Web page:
It's about control. It's always about control. When they say that work is good for us, what they mean is that work keeps us in line. Work makes us behave. Work makes us obedient and beaten and isolated and grateful. If that's the new definition of "the national interest", then we need to think harder about what sort of nation Britain is becoming.

How did this happen? How did we start tutting along when government spokespeople decry the fact that people on social security "expect money for nothing," rather than pointing out that this, in fact, is rather the purpose of a welfare state at a time of high unemployment? That the term for the phenomenon whereby people expect money in return for something is, in fact, employment? That if there's caring, cleaning and community work to be done, perhaps the state should be offering the people who do it a real living rather than barely-disguised contempt?

These welfare reforms are the next step in an ideological assault on ordinary workers being deployed by social conservatives of all parties and none who wish to protect the reputation of capital by blaming the financial failings of the rich on the moral failings of the poor. Believe me when I say that I really, truly wish it were going to work.

It's occasionally satisfying to see one's political enemies embark on the mother and father of all cock-ups, but not this time. Not when real lives are at stake. When these reforms inevitably fail, when the welfare system currently providing a rotten bandage for the old infected wounds to British industry, housing, wages and mental health care is finally ripped away, people I love are going to be left bleeding.

I don't want to watch this country become colder, crueller and more savage. I want to believe that Duncan Smith knows what he's doing. Unfortunately, what he is doing is approaching the problem of poverty with the same concerned brutality with which a Victorian doctor might approach a distressed patient: all she needs is a good hard slap and some ice water therapy and she'll pull herself together in no time. It might seem harsh, but a chap's got be cruel to be kind.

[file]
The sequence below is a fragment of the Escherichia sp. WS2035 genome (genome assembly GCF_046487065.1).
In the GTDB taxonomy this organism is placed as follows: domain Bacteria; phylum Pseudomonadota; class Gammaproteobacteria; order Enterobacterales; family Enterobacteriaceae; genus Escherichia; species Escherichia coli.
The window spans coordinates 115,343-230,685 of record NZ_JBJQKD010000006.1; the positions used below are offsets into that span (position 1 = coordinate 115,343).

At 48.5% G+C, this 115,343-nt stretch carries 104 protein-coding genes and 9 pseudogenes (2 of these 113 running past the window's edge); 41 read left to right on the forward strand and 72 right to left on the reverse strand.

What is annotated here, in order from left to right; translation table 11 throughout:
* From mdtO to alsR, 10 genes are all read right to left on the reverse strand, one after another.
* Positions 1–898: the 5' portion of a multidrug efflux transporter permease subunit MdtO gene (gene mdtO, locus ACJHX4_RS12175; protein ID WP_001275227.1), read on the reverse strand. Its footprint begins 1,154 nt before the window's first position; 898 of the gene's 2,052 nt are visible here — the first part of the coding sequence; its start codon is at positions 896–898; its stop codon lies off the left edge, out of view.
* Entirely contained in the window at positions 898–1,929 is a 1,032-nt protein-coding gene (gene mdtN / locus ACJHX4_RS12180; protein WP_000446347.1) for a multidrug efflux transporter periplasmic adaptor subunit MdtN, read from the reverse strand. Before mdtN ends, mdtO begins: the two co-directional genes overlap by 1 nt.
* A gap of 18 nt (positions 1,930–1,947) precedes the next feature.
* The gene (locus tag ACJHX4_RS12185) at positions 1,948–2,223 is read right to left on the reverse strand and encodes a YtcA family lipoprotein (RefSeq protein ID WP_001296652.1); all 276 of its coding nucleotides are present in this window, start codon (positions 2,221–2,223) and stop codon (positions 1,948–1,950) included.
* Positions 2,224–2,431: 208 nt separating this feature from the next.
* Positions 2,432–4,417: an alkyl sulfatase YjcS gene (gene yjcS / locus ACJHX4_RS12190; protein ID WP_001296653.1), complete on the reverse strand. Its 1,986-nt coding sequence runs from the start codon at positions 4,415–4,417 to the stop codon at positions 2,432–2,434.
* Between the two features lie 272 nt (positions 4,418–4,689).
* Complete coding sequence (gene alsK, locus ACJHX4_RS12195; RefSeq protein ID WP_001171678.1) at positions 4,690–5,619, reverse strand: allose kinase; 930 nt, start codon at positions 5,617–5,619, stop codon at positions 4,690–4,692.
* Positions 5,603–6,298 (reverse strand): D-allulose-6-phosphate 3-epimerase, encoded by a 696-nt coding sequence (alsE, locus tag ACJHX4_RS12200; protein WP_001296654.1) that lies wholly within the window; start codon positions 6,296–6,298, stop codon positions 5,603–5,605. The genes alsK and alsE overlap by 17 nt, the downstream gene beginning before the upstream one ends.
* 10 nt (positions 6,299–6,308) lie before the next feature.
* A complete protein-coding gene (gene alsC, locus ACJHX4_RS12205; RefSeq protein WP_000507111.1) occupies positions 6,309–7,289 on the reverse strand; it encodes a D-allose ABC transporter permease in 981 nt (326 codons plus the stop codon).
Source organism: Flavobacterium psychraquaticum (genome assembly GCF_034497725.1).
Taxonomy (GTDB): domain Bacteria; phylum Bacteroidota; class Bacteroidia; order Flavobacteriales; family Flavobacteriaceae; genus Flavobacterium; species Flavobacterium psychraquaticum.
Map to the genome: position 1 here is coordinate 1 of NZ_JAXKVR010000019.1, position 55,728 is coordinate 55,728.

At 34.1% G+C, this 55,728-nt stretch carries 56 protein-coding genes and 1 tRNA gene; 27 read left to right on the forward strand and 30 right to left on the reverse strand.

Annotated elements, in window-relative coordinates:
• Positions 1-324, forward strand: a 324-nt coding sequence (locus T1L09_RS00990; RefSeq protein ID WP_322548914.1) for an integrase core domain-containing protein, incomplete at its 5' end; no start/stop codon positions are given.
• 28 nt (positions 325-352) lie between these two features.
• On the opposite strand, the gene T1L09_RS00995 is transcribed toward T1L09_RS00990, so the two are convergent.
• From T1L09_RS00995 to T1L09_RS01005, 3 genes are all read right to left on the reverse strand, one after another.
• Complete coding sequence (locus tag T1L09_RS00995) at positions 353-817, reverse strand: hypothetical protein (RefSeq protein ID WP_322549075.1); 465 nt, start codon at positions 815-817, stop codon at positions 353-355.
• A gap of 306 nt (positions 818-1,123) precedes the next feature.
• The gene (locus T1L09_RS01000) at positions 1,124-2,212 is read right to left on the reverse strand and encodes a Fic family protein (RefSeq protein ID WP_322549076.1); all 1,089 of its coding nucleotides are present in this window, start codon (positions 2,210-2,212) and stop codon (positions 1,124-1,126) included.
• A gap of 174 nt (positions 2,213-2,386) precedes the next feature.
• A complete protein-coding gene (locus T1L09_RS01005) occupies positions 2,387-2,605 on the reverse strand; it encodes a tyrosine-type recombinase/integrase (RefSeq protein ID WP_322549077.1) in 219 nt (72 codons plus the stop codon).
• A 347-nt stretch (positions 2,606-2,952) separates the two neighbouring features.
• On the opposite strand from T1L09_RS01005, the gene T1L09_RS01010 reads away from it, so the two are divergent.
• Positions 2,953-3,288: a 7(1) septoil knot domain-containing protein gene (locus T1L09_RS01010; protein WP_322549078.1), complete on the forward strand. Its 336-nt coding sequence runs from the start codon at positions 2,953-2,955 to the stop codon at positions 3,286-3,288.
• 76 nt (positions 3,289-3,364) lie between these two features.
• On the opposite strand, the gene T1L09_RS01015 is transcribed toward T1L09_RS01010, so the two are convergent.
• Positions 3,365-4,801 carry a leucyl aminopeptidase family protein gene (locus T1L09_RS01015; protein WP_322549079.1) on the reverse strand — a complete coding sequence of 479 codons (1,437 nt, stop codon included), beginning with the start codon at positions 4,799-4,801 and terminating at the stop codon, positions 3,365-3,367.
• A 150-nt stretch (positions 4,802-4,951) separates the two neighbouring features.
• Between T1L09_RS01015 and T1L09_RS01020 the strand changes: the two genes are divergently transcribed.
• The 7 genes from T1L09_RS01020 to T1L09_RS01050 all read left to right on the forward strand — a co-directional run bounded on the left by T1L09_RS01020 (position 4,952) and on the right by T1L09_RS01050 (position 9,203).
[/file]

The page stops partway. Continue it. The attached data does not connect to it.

Laurie Penny is a contributing editor to the New Statesman. She is the author of five books, most recently Unspeakable Things.

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Justin Trudeau points the way forward for European politics

Is the charismatic Canadian Prime Minister modelling the party of the future?

Six months after Canadian election day, Justin Trudeau’s Liberal party continues to bask in the glow of victory. With 44 per cent of support in the polls, the Liberals are the most popular party amongst every single demographic – men and women, young and old, and people of all educational backgrounds. 

While most European mainstream parties only dream of such approval, this is actually a small dip for the Liberals. They were enjoying almost 50 per cent support in the polls up until budget day on 21 March. Even after announcing $29.4 billion in deficit spending, Canadians overall viewed the budget favourably – only 34 per cent said they would vote to defeat it.

Progressives around the world are suddenly intrigued by Canadian politics. Why is Justin Trudeau so successful?